16 October

Pick a Day


In Music History

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2017 Ed Sheeran breaks his wrist and elbow in a biking accident, forcing him to cancel dates on his tour of Asia. He calls his time off "the most depressing six weeks of my life."More

2014 Tim Hauser (of The Criterions, The Manhattan Transfer) dies of a cardiac arrest at age 72.

2003 Simon & Garfunkel open their new "Old Friends" Tour with a concert in Wilkes-Barre, Pennsylvania.

1999 Sarah Lee Guthrie, daughter of folk singer Arlo Guthrie, marries Johnny Irion. They begin performing together as an acoustic duo the following year.

1999 Pop singer Ella Mae Morse dies of respiratory problems in Bullhead City, Arizona, at age 75. Known for '40s hits like "Shoo-Shoo Baby" and "Blacksmith Blues."

1993 Aretha Franklin sings the US national anthem in Toronto before Game 1 of World Series between the Blue Jays and the visiting Philadelphia Phillies.

1992 The Offspring release their second studio album, Ignition. It's their first release on Epitaph Records, a label owned by Bad Religion's Brett Gurewitz.

1990 Jazz drummer Art Blakey dies of lung cancer in Manhattan, New York, at age 71.

1989 Kate Bush releases her sixth studio album, The Sensual World. The title track, inspired by James Joyce's novel Ulysses, earns her a Grammy nomination for Best Alternative Music Performance.

1988 U2, Ziggy Marley and Keith Richards are among the performers at the Smile Jamaica concert, which benefits victims of Hurricane Gilbert.

1982 Dolly Parton's "I Will Always Love You," a #1 Country hit in 1974, goes back to the top spot thanks to its use in the movie The Best Little Whorehouse In Texas. This makes it the first song to top that chart twice.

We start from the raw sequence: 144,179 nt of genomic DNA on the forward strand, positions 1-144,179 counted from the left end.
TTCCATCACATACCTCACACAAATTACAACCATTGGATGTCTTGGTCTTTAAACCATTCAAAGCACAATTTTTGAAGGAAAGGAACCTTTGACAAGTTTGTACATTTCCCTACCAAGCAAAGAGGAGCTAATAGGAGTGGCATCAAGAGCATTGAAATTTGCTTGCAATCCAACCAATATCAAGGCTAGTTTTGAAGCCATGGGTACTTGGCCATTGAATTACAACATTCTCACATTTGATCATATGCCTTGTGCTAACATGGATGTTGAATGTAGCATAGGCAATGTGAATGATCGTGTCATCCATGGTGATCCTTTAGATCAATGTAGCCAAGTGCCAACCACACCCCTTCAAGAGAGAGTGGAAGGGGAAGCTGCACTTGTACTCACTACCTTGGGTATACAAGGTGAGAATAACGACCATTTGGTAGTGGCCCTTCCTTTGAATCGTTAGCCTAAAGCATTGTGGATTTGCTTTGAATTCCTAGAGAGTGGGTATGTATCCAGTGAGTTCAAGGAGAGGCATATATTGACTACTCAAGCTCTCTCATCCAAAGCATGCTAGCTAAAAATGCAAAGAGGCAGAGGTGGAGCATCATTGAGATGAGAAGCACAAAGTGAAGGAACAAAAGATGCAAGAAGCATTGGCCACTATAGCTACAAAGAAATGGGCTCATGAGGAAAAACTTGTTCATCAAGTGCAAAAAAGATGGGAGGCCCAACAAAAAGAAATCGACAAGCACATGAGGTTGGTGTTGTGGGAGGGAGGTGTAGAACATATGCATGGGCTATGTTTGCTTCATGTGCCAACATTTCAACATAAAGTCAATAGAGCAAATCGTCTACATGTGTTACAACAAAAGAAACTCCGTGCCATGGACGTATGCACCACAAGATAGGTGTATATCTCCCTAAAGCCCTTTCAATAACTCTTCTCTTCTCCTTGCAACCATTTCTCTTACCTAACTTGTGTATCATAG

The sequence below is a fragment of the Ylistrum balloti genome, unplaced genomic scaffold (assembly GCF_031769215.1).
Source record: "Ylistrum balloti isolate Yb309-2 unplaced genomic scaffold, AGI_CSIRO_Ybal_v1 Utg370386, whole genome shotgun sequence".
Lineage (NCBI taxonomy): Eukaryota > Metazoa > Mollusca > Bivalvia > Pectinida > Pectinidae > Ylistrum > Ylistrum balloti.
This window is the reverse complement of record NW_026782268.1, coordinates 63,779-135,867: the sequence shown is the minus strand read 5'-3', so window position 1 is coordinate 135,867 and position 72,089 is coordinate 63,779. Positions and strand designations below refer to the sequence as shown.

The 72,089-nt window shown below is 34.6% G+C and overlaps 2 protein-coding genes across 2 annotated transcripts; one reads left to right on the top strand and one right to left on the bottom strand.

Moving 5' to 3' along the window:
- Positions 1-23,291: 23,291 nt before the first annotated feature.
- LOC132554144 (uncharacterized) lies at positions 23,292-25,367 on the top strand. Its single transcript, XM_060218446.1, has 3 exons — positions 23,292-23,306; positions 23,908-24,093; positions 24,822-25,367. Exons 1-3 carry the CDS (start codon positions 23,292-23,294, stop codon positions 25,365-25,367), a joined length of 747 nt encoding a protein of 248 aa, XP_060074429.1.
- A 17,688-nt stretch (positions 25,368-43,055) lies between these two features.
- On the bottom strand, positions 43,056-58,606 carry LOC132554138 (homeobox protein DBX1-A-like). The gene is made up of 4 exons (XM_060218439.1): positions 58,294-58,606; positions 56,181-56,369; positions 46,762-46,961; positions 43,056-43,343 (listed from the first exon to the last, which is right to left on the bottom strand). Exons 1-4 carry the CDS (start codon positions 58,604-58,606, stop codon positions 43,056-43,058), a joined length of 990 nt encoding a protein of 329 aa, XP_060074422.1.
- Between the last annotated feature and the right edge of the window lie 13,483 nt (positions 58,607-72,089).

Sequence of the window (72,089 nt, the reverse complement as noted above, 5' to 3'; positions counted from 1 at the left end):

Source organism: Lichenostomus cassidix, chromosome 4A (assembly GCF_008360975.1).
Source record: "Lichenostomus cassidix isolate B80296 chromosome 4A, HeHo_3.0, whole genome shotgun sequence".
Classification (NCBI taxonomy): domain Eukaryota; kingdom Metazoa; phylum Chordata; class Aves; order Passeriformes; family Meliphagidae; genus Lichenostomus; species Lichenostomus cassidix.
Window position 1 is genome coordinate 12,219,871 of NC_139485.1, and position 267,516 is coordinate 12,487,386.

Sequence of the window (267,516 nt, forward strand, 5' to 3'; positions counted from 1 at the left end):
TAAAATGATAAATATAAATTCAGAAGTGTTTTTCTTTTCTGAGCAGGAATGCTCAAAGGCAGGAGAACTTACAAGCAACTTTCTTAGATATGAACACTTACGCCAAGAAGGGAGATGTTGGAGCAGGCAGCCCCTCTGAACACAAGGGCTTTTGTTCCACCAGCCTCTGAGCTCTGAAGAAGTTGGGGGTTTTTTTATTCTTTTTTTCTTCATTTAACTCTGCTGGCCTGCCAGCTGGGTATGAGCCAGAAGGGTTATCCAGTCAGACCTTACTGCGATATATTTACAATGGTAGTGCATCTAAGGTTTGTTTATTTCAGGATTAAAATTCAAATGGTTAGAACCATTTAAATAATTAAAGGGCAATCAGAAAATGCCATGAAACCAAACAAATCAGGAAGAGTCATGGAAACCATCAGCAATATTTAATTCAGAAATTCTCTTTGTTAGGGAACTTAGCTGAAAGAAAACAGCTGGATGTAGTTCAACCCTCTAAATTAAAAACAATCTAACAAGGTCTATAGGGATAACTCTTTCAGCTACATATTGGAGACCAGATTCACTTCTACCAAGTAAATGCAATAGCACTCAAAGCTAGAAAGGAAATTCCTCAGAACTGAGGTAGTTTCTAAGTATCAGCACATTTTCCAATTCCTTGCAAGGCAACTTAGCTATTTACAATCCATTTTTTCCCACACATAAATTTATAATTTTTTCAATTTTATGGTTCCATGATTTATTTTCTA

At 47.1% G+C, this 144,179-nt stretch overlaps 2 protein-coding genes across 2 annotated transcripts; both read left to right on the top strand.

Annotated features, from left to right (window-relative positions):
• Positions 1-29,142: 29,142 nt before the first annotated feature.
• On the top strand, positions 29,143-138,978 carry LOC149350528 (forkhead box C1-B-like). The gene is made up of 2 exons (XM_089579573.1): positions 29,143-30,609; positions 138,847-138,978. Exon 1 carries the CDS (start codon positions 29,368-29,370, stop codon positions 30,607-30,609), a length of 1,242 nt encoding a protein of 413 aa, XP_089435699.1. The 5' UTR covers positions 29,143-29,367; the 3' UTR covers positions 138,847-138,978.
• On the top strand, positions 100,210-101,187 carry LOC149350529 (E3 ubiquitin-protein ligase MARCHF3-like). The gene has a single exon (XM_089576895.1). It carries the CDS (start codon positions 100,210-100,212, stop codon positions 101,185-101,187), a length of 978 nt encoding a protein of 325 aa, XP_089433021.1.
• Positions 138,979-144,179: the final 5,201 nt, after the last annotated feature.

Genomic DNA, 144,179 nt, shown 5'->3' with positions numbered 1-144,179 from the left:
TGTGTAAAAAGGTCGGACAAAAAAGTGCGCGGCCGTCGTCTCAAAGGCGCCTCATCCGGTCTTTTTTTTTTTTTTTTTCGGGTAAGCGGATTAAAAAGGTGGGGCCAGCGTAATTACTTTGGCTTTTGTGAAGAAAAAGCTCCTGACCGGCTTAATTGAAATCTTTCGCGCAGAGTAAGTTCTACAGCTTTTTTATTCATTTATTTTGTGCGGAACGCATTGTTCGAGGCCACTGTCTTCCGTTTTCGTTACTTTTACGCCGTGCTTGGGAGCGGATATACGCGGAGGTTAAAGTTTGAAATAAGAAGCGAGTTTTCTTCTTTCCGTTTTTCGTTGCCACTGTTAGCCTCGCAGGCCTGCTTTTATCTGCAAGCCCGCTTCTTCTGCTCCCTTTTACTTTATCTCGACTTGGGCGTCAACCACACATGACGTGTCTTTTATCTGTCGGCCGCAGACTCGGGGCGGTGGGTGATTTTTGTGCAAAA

1977 John Mayer is born in Bridgeport, Connecticut.

1976 Stevie Wonder's LP Songs In The Key Of Life hits #1.

1975 Bruce Springsteen begins a series of shows at The Roxy in Los Angeles, where he earns adulation from many celebrities and a glowing review in the L.A. Times. This leads to cover stories on Springsteen in both Time and Newsweek on October 27th.

1974 The Rolling Stones release It's Only Rock N' Roll.

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Sinead O'Connor Booed At Bobfest


Sinéad O'Connor is booed when she takes the stage at Bobfest, a Bob Dylan tribute at Madison Square Garden. O'Connor had torn up a picture of the Pope 13 days earlier on Saturday Night Live, making her the most polarizing person in music. At Bobfest, she keeps going against the grain, scrapping her expected Dylan cover and shouting out a protest song instead.

Kris Kristofferson introduces O'Connor by saying her name has become "synonymous with courage and integrity." She enters to a raucous mix of cheers and catcalls that intensifies when she stands motionless at the front of the stage. The band starts playing her scheduled song, Dylan's "I Believe in You," but Sinead stops the music, generating even more heat from the crowd. Kristofferson emerges to lend his support - he puts his arm around her and quotes the title to one of his songs: "Don't let the bastards get you down." The band tries again, but now O'Connor is more defiant than ever. She silences them once again and screams out Bob Marley's "War," the same song she sang before ripping up the picture of the Pontiff on SNL: Me say war That until there no longer First class and second class Citizens of any nation She leaves the stage and Kristofferson gives her a warm embrace. This being a Bob Dylan tribute, O'Connor was expecting a more sympathetic audience. "What occurred to me in those seconds was that if this audience felt like this, then they hadn't actually listened to what Bob Dylan said, they didn't actually get it," she tells Time magazine. "These are the people who supposedly believed in Bob Dylan, but they've fallen asleep." When the concert is released on home video, all of this is excised, replaced with rehearsal footage of O'Connor singing "I Believe in You." The show itself is also remembered for an all-star performance of "My Back Pages" with Dylan, Eric Clapton, Tom Petty, George Harrison, Neil Young and Roger McGuinn. Kristofferson stands firm in his support of O'Connor, and the two later perform together on Irish television.



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